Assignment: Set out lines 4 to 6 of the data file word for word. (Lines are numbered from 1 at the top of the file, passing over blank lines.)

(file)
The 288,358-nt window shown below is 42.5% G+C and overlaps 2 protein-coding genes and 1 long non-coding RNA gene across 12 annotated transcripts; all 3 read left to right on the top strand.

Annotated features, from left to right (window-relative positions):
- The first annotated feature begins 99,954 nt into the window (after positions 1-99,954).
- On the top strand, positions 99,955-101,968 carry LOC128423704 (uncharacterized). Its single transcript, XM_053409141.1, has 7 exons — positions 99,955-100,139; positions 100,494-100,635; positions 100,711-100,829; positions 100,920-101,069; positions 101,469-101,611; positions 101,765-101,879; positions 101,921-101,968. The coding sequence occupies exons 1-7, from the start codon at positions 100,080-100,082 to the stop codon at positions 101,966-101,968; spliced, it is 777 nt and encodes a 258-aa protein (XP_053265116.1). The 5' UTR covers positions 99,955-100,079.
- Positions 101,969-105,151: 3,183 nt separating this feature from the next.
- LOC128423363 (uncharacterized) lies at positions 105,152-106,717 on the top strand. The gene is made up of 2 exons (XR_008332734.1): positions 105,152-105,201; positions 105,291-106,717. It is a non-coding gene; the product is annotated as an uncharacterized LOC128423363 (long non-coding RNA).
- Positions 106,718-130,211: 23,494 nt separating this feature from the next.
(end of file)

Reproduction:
- On the top strand, positions 99,955-101,968 carry LOC128423704 (uncharacterized). Its single transcript, XM_053409141.1, has 7 exons — positions 99,955-100,139; positions 100,494-100,635; positions 100,711-100,829; positions 100,920-101,069; positions 101,469-101,611; positions 101,765-101,879; positions 101,921-101,968. The coding sequence occupies exons 1-7, from the start codon at positions 100,080-100,082 to the stop codon at positions 101,966-101,968; spliced, it is 777 nt and encodes a 258-aa protein (XP_053265116.1). The 5' UTR covers positions 99,955-100,079.
- Positions 101,969-105,151: 3,183 nt separating this feature from the next.
- LOC128423363 (uncharacterized) lies at positions 105,152-106,717 on the top strand. The gene is made up of 2 exons (XR_008332734.1): positions 105,152-105,201; positions 105,291-106,717. It is a non-coding gene; the product is annotated as an uncharacterized LOC128423363 (long non-coding RNA).